Going on a golf trip only to be the last empty-handed soul at the baggage claim with no sign of your sticks is a horrible feeling. And not all airlines are created equal when it comes to avoiding these nightmare scenarios.
The U.S. Department of Transportation just released their latest air travel report, which includes their full 2019 data on such travel nuisances as mishandled baggage, delays and oversold flights. If you are a frequent flyer, these reports are absolutely worth geeking out on and may dispel some preconceived notions you had about certain carriers.
We golfers want to know which airlines will take the best (and worst) care of our own precious cargo.
First, let's applaud the (surprising!) winners. The best major U.S. carrier is Allegiant Air with just 1.75 bags mishandled per 1000. That is pretty impressive and leads the pack by a solid margin. They fly to plenty of big-time golf destinations like Myrtle Beach, Ft. Lauderdale, Honolulu and San Diego. In second is another low-cost carrier: Frontier, at 4.20/1000.
In terms of the major U.S. carriers, Southwest is hands-down the best. They handle the most checked bags (no surprise since the first two remain free) and keep their rate very close to the regional discount carriers that handle far fewer annually.
The worst airline for handling checked luggage
In 2019, it was American Airlines. They were second to Southwest in total bags enplaned (119,659,117) and mishandled just over 1 million bags for a rate of 8.48/1000.
Only the small Envoy Air had a worse rate than American at 9.53/1000, and they are a large regional carrier for American. Not too far in front of them was United Airlines with a disappointing 6.80/1000 rate.
According to a Fox Business article, American Airlines partially blames their unions for their poor 2019 performance. They also cite the grounding of the new Boeing 737 Max as hurdles to better bag delivery.
It is surprising the budget airlines like Frontier and Allegiant are in many ways performing better than the big carriers. And - color me shocked - Spirit Airlines performs pretty admirably with a mishandling rate just behind Delta.
As reward programs have consolidated and grown more diluted, I'm more loyal to direct flights than any single airline. But I fly a lot of Southwest because not only do they offer the most direct flights out of my home airport, you can check two bags free and they are great with families. I also appreciate that they offer fewer fare classes; I've had a hard time deciphering what basic economy-type fare classes get you depending on the airline, especially since they are prone to change.
As for the other major carriers, I have enjoyed recent app innovations from Delta, whose mobile app will send you push notifications about the status of your checked bags. I've had some tight connections, and the alert to my phone that my clubs in fact made it onto the plane is a fabulous feeling.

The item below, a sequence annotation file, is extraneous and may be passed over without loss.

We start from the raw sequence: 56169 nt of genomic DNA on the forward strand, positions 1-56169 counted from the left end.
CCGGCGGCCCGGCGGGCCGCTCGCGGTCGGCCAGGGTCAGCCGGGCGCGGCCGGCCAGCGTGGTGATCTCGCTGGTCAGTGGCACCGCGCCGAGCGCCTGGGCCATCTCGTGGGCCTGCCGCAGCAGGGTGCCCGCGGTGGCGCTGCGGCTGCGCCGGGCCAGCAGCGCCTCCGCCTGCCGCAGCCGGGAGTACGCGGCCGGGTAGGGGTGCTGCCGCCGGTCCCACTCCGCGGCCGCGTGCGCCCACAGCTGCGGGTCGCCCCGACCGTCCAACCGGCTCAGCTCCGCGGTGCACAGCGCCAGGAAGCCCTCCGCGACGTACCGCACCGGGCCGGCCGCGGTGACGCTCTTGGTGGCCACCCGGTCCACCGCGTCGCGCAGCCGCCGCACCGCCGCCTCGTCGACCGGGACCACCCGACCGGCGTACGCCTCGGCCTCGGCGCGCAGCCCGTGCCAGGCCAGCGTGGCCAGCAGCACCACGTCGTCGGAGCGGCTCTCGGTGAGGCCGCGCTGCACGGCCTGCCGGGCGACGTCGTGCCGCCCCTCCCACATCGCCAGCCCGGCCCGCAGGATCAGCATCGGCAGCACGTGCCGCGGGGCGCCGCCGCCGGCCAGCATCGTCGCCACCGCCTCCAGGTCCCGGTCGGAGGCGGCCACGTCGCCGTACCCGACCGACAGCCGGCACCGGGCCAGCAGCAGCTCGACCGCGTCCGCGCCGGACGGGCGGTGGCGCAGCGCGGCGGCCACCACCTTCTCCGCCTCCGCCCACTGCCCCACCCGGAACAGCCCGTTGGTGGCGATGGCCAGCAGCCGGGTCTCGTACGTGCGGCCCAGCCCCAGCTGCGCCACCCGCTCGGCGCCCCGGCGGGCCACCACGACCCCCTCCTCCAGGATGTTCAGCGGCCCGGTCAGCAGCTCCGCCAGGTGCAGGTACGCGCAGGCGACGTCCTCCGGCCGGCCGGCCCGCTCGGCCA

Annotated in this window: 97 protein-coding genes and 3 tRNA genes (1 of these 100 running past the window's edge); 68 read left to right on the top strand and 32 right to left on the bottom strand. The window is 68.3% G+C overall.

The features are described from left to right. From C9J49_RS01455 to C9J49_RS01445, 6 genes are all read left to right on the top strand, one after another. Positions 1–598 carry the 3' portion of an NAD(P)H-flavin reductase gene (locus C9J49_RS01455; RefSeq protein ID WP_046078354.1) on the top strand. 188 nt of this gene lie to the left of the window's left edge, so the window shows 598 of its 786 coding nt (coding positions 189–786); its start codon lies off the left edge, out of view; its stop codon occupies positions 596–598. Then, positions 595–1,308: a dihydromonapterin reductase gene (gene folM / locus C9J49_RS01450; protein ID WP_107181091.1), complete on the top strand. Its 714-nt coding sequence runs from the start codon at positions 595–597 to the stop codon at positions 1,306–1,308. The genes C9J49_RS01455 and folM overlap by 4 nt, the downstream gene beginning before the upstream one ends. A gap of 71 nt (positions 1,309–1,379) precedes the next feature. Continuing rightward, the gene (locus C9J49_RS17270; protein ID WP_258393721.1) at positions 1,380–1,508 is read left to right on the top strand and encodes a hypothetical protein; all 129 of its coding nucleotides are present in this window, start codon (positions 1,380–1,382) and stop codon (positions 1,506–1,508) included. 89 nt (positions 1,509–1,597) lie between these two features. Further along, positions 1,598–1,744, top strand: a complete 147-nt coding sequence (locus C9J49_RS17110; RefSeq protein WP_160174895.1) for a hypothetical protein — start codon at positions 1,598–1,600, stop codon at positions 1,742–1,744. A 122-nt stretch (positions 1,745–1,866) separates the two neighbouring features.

Is the mobile app feature worth the $30 they and most other carriers charge these days to check your first bag? It's still tough to stomach that fee. That's why Southwest is still the golfer's airline unless you have a credit card that gets you a free checked bag, or you are a larger human than I and prefer a premium economy seat.
So, how can you put the baggage odds in your favor? The obvious start is to fly direct as often as possible. Also, pay attention to the type and size of aircraft you'll be flying. When flying smaller, regional aircraft, if the plane is too heavy, large suitcases and golf clubs are usually the first thing to be offloaded. This is well known at golf resorts near small airports like Bandon Dunes, who handle a staggering number of shipped clubs every day.
One other curious nugget in the data is that codeshare partners in some cases have higher rates of mishandled bags. It's most notable with Hawaiian Airlines, whose codeshare partners have the highest rate (10.16/1000) of any airline listed.
Alternatives to flying with your golf clubs: Shipping or renting
I typically only fly with my clubs if I know there will be two or more 18-hole rounds on my trip. Otherwise it's too much of a hassle.
One alternative to shipping is club rental. But the price and quality of the rentals at the golf course or resort can vary greatly. They could be brand new and included in the green fee or sketchy and $100. Another option is third-party ClubHub, which has straightforward pricing of $69 for the first round, $20 per day after, shipping included. You can also select exactly what model you want, and they may even have the exact same set you have at home. Or if you're in the market for new clubs, you can use it to start the auditioning process. We've partnered with ClubHub to offer our readers an exclusive %15 off your next rental. Just use Golf-15 at checkout.
I've shipped my clubs ahead of times a few times over the years with ShipSticks - in particular when I squeezed golf into a family vacation where I had no free hands in transit - and have had good results. Shipsticks and Luggage Forward will generate quotes for you. They use bulk bargaining tactics with companies like UPS and FedEx, so your quote from them should be lower than going to the shippers direct. Ground domestic shipping usually starts around $39 each way, so it's pricier than flying with them, but consider it a premium service.